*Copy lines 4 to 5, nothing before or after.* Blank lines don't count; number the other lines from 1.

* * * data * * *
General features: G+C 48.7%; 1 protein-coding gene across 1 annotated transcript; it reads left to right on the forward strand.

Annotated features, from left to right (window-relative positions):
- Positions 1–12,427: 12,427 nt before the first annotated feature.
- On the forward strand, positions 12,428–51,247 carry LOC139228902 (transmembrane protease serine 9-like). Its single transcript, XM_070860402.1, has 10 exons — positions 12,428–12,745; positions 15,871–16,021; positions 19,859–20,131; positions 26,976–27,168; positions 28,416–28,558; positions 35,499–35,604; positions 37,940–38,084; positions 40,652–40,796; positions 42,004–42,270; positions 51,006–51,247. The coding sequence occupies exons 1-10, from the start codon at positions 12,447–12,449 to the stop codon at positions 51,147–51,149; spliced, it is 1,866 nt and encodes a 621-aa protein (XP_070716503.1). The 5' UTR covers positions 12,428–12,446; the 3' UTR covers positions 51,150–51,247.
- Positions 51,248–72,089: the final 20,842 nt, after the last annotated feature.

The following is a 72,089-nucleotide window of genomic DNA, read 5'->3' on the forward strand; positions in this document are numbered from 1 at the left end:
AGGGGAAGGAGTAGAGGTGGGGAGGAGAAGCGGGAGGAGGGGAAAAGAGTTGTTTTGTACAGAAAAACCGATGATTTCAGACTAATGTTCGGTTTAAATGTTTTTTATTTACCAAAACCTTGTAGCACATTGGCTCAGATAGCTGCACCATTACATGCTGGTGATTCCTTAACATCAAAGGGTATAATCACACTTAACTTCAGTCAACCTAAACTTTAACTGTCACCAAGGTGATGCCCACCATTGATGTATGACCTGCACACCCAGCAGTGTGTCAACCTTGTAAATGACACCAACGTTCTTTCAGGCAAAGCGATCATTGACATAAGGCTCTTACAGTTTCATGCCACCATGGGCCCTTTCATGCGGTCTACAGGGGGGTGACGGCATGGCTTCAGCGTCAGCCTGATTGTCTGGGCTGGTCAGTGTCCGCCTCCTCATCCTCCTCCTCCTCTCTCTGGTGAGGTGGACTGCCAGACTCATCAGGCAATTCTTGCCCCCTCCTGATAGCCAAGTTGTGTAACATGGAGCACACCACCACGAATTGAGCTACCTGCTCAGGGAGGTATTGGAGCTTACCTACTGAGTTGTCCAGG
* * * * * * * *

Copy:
- On the forward strand, positions 12,428–51,247 carry LOC139228902 (transmembrane protease serine 9-like). Its single transcript, XM_070860402.1, has 10 exons — positions 12,428–12,745; positions 15,871–16,021; positions 19,859–20,131; positions 26,976–27,168; positions 28,416–28,558; positions 35,499–35,604; positions 37,940–38,084; positions 40,652–40,796; positions 42,004–42,270; positions 51,006–51,247. The coding sequence occupies exons 1-10, from the start codon at positions 12,447–12,449 to the stop codon at positions 51,147–51,149; spliced, it is 1,866 nt and encodes a 621-aa protein (XP_070716503.1). The 5' UTR covers positions 12,428–12,446; the 3' UTR covers positions 51,150–51,247.
- Positions 51,248–72,089: the final 20,842 nt, after the last annotated feature.